Art can show us where we have been, where we are now, and where we might go. Art can be a call to action. Art can be a catalyst for change. In its second-ever edition, ART+CLIMATE=CHANGE brings together a packed program of 30 exhibitions and events across Melbourne and regional Victoria aimed at harnessing the creative power of the arts to inform, engage and inspire action on climate change.
ART+CLIMATE=CHANGE is presented by CLIMARTE, an independent not-for-profit organisation bringing together a broad alliance of arts organisations, practitioners, administrators, patrons and academics from across the spectrum of the arts sector, including visual arts, music, theatre, dance, literature, architecture and cinema. Here at Assemble Papers, we’re proud to have partnered with CLIMARTE for our seventh and most recent print issue, ‘In/formation‘.
The first edition of the festival in 2015 attracted over 75,000 visitors and was named by the Huffington Post as one of that year’s top ten global climate change events. It also received the prestigious Melbourne Award for its Contributions to Environmental Sustainability. “Today, many people have turned off from discussions around climate change,” says co-founder and CEO Guy Abrahams in the foreword to the ART+CLIMATE=CHANGE book published by Melbourne University Press in 2016. “Fear, confusion, political partisanship, feelings of exclusion, frustration and sheer exhaustion mean we are reluctant to consider and act on this pressing issue. Art, on the other hand, can provide an intellectually free and non-threatening space in which ideas, problems and solutions can be considered, and where personal responses, reflections and discussions are welcome. Art can also create the empathy, emotional engagement, and cultural understanding needed to bridge the gap between climate science and effective climate policy.”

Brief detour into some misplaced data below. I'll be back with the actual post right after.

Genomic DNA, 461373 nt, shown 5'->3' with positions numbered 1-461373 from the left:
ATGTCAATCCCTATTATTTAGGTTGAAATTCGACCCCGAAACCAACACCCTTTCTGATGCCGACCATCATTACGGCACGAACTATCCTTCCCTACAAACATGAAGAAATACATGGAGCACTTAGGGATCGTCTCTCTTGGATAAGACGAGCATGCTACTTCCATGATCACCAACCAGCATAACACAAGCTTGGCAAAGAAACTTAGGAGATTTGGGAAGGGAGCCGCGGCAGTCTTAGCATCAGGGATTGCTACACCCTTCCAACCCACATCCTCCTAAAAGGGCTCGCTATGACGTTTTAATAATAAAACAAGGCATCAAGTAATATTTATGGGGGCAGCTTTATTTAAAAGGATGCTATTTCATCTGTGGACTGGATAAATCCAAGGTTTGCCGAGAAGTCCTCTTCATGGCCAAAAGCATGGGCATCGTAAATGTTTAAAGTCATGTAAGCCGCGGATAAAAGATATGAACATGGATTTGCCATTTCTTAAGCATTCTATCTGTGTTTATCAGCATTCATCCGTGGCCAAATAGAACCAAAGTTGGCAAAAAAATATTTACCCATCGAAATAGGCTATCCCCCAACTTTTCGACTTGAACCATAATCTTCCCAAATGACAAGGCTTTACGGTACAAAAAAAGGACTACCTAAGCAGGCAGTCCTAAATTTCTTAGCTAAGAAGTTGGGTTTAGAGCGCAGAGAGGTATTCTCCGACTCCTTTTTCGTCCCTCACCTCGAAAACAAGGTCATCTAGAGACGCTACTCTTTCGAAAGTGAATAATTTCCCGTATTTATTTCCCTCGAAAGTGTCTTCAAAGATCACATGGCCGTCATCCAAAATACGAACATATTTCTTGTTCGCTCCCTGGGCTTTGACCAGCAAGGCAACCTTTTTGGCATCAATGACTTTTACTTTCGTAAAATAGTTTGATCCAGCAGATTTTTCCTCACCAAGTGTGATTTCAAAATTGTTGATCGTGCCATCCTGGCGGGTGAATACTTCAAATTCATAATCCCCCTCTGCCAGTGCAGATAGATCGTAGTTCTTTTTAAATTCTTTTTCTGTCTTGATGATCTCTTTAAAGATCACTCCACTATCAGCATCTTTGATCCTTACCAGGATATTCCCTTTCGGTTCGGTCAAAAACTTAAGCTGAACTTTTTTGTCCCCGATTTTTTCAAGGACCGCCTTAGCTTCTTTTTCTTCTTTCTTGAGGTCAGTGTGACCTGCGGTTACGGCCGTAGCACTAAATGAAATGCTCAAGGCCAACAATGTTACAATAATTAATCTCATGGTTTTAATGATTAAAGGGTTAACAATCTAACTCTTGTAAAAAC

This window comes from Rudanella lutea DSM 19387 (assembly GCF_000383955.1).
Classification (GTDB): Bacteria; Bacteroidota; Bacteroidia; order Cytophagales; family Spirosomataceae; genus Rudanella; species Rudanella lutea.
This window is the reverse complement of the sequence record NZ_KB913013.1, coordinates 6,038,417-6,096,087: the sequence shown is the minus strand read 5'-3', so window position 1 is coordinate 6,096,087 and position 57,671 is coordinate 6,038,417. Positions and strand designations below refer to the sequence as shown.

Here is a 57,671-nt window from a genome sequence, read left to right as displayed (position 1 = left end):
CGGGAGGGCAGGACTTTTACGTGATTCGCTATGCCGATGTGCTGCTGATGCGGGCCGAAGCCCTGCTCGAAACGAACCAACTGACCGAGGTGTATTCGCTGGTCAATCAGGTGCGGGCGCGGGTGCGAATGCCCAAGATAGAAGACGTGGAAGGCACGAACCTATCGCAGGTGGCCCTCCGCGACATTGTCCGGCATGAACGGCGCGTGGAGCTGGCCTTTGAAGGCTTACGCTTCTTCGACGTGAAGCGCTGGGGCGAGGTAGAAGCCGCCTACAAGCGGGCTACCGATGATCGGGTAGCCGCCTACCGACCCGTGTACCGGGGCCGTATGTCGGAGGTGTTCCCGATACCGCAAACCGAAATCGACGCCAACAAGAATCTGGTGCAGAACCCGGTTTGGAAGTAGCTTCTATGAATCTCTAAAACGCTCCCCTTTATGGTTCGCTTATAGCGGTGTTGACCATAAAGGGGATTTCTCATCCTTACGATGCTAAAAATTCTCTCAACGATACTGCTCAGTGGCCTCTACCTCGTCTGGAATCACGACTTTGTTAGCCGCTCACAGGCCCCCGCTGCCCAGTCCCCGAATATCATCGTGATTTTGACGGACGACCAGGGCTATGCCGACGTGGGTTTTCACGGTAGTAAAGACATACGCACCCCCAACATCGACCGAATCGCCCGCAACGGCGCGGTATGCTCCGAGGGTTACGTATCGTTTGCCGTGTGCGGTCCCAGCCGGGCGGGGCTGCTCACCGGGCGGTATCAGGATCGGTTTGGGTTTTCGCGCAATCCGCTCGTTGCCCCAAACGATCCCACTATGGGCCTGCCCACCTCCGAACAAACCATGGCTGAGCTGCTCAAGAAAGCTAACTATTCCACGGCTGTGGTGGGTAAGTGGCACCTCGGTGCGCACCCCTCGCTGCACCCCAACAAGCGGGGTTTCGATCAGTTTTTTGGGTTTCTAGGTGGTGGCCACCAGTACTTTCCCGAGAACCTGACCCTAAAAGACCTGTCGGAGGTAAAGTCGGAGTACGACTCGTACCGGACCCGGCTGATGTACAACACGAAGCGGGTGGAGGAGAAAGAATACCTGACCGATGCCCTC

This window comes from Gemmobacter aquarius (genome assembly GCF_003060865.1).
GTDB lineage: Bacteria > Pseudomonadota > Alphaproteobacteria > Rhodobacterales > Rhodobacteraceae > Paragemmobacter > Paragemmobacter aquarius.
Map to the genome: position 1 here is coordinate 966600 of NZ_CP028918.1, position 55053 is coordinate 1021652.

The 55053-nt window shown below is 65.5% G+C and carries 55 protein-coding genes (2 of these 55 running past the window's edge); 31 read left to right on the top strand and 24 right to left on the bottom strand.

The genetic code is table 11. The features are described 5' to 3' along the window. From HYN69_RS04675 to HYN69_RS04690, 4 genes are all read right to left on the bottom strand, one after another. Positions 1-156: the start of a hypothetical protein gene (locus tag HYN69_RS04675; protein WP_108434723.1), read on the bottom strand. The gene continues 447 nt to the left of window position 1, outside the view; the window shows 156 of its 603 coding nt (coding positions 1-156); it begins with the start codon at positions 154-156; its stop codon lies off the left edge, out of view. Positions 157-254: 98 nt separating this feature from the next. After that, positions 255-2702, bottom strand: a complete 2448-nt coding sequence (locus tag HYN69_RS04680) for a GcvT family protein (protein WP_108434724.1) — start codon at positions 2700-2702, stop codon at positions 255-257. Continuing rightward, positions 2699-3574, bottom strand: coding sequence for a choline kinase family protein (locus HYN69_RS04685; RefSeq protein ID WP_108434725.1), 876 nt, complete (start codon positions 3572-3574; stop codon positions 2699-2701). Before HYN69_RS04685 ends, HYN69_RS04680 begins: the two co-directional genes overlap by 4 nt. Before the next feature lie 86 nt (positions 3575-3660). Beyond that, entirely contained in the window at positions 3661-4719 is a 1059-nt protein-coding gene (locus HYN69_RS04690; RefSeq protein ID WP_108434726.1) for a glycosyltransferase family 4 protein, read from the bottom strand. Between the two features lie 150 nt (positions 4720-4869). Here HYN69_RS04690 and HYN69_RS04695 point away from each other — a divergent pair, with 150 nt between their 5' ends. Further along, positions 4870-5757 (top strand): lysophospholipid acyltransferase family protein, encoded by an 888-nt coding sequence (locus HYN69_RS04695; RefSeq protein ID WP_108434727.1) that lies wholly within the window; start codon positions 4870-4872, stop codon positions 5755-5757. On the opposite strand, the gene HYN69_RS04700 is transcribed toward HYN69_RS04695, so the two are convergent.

This year’s festival is headlined by EXIT, the highly acclaimed 360-degree video installation commissioned by the Fondation Cartier pour l’art contemporain, Paris. EXIT investigates human migrations and their leading causes, including the impacts of climate change. Its complete 2015 update coincided with the pivotal Paris-based United Nations Climate Change Conference (COP21). Other key events include a talk by Edward Morris, artist and co-founder of The Canary Project; a seminar by Liberate Tate‘s Mel Evans (read our recent interview with Mel here); and Forms of Resistance, a workshop and discussion on creativity and social justice presented by A Centre for Everything, featuring Central Australian filmmaker Alex Kelly, Quandamooka woman and artist Megan Cope, and Melbourne-based artist and researcher Amy Spiers.
In a time when extraordinary experiences are being promoted by cities, towns and regions as part of a tourist package, the natural environment is under pressure to enhance its existing assets in order to be shared, liked, meme-d and appreciated. Georgia Nowak – via 'Future West (Australian Urbanism)' – looks at how new tourism infrastructure in national parks could support their conservation
Tasmanian artist Helen Wright (the artist featured on the cover of our latest print issue!) is concerned with the uneasy coalition between humans and the natural world. Through her paintings, drawings, prints and the cast sculptures we see a playful yet political reminder of the fragile balances of this relationship. Here, she shares with us some of the thinking behind her multidisciplinary practice
Founded in 2009 by scientist-turned-social entrepreneur Bec Scott and her partner Kate Barrelle, STREAT has made a name for itself as a social enterprise that works with homeless and at-risk youth to introduce a sense of belonging through personal and professional development in a hospitality setting. Hudson Brown sits down with Bec to hear the story behind STREAT's success